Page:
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DIE WALKURE

Review by Ed Nguyen

Stars: James Morris, Hildegard Behrens, Christa Ludwig, Gary Lakes, Jessye Norman
Director: Brian Large
Conductor: James Levine
Audio: German DTS 5.1, Dolby Digital 5.1, or PCM stereo
Subtitles: German, English, French, Spanish, Chinese
Video: Color, 4:3 full-screen
Studio: Universal - Deutsche Grammophon
Features: Photo gallery, trailer, booklet
Length: 241 minutes
Release Date: November 12, 2002

"Siegmund must die.  Let this be the Valkyrie's task!"

Film ****

Die Walküre (The Valkyrie) is the second part of an operatic tetralogy, Richard Wagner's epic Ring Cycle.  In the opening opera Das Rheingold, we learn of the creation of a terrible Ring of Power, forged from the stolen gold of the immortal Rheinmaidens.  Gods, giants, and goblins of the deep alike quarrel over the Ring, a cursed thing whose might also promises a tragic fate for any wielder.  At the close of Das Rheingold, this terrible treasure claims the life of its last owner, and by the commencement of Die Walküre it is rumored to rest in the secret clutches of the murderous giant Fafner.

But Die Walküre is less concerned with giants and goblins than it is with the mortal denizens of the Earth - humanity itself.  An eon has passed, and men and women has settled into prominence.  As Die Walküre opens, a Nameless One, "wolfing" by personal design and wanderer of the woods by reputation, has found shelter in the home of the gentle-hearted woman, Sieglinde.  She is married but admires this wounded and handsome warrior.  There is a likeliness about him that intrigues her and draws her unfathomably closer to him as she tends to his needs.

Sieglinde's own husband, Hunding, is a loveless and pitiless soul consumed more with the visceral thrill of combat than with the consolation of a lonely wife.  However, upon returning home that same evening from the barren battlefield, Hunding is not amused and perhaps jealously embittered by the presence of a stranger in his own home.  The stranger relates an unusual story of woe and tragedy, one of the downfall of his own family by cruel Neiding tribes, how one by one he lost his mother, his sister, and lastly his own father.  Wehwalt or "Woeful" the stranger names himself, and hardly "Peaceful," for life has granted little contentment or tranquility for him.  As the stranger recounts how he came about his present wounds and arrived at this home, Hunding slowly realizes that the faceless enemy who had fled the barren battlefield is none other than this stranger taken refuge in Hunding's own home.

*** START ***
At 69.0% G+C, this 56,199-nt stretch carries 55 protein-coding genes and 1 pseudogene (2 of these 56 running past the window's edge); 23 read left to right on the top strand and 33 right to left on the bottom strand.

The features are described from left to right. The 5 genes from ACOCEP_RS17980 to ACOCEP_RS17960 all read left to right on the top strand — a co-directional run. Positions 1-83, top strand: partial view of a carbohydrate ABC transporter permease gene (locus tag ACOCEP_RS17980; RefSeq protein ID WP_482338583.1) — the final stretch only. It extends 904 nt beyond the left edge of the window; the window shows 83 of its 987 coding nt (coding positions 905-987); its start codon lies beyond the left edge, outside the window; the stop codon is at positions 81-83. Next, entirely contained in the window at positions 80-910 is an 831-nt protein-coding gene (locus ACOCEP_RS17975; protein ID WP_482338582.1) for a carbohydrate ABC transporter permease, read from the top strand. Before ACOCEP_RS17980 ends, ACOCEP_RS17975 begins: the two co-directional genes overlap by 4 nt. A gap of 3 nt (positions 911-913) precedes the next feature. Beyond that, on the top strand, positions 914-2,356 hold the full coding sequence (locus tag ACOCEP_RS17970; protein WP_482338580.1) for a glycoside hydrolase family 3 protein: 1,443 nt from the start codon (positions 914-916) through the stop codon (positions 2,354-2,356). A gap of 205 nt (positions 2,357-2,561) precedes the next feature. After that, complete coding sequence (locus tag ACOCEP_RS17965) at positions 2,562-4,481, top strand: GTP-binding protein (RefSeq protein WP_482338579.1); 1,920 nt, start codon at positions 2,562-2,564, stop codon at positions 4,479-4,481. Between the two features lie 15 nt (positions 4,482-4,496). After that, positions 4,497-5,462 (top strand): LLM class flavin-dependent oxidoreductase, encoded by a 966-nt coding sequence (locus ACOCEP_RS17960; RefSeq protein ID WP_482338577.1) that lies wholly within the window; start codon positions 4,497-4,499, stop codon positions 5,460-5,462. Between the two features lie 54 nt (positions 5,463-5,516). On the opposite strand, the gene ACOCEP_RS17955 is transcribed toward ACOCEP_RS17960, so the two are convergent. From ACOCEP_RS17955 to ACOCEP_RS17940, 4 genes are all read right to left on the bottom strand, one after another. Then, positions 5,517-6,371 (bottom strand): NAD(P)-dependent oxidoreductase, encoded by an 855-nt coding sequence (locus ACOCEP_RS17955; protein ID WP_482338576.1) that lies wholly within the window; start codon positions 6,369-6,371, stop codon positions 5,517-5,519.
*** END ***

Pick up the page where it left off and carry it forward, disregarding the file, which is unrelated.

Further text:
The sanctity of hospitality forbids Hunding from immediately slaying the stranger.  Instead, Hunding charitably grants him shelter for the evening, but come morn, they must assemble upon the battlefield for a fight to the death.  While Hunding rests, the "wolfling" discovers the nature of his true heroic identity from Sieglinde, for they have shared a long-forgotten kinship in distant memory.  Sieglinde reveals the Nameless One's true name, Siegmund, son of Volsa, and together, Sieglinde and Siegmund flee together into a wintry night turned spring by their blossoming affections for one another.

Unfortunately, this bond of like blood is an unholy sacrilege upon the sanctity of marriage vows, and it cannot rest.  Hunding, for all his arrogance, is the wronged man, his wife stolen from him under the shroud of sleep.  As Act II opens, Hunding has plead his case to the heavens, beseeching Fricka, Mistress of Weddings, to help him exact revenge and restore his honor.  Hearing the mortal's cries, the goddess turns to her husband, the brooding Wotan, father of hosts, ruler of Valhalla.

Irreconcilable, Fricka demands that the Volsung Siegmund be disclaimed, that this mortal must submit to her justice.  But, Wotan lord of gods is reluctant, for he secretly prides the mortal man as a favorite son.  Fricka does not relent, insisting that the Valkyrie Brünnhilde be dispatched to defend marriage's sacred honour.  Would Wotan have that the marital authority of his immortal wife be mocked by the defiance of mere mortals?  Would Wotan, divine guardian of oaths and contracts, not honor such vows?  Would Wotan rend the bonds of virtue and thereby risk the very downfall of Valhalla and the gods?  Derided by men, deprived of power, the gods would surely perish, and who then would grieve for the gods when they have fallen?  Fricka's demands are, in a sense, a veiled diatribe against Wotan himself, for in his unfaithful wandering ways he has begat many a mortal or heavenly offspring not of like blood to Fricka.